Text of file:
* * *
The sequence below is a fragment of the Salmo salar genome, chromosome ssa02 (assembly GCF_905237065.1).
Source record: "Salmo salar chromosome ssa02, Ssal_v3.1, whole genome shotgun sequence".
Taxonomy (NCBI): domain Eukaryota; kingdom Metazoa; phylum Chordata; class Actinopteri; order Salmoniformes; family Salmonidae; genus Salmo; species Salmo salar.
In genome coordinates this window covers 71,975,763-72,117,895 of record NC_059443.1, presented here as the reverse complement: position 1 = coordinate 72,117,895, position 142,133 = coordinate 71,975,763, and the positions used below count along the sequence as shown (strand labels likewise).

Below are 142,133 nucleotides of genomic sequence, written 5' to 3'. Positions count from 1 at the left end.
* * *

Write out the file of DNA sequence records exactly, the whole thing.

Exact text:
The sequence below is a fragment of the Salmo salar genome, chromosome ssa02 (assembly GCF_905237065.1).
Source record: "Salmo salar chromosome ssa02, Ssal_v3.1, whole genome shotgun sequence".
Taxonomy (NCBI): domain Eukaryota; kingdom Metazoa; phylum Chordata; class Actinopteri; order Salmoniformes; family Salmonidae; genus Salmo; species Salmo salar.
In genome coordinates this window covers 71,975,763-72,117,895 of record NC_059443.1, presented here as the reverse complement: position 1 = coordinate 72,117,895, position 142,133 = coordinate 71,975,763, and the positions used below count along the sequence as shown (strand labels likewise).

Below are 142,133 nucleotides of genomic sequence, written 5' to 3'. Positions count from 1 at the left end.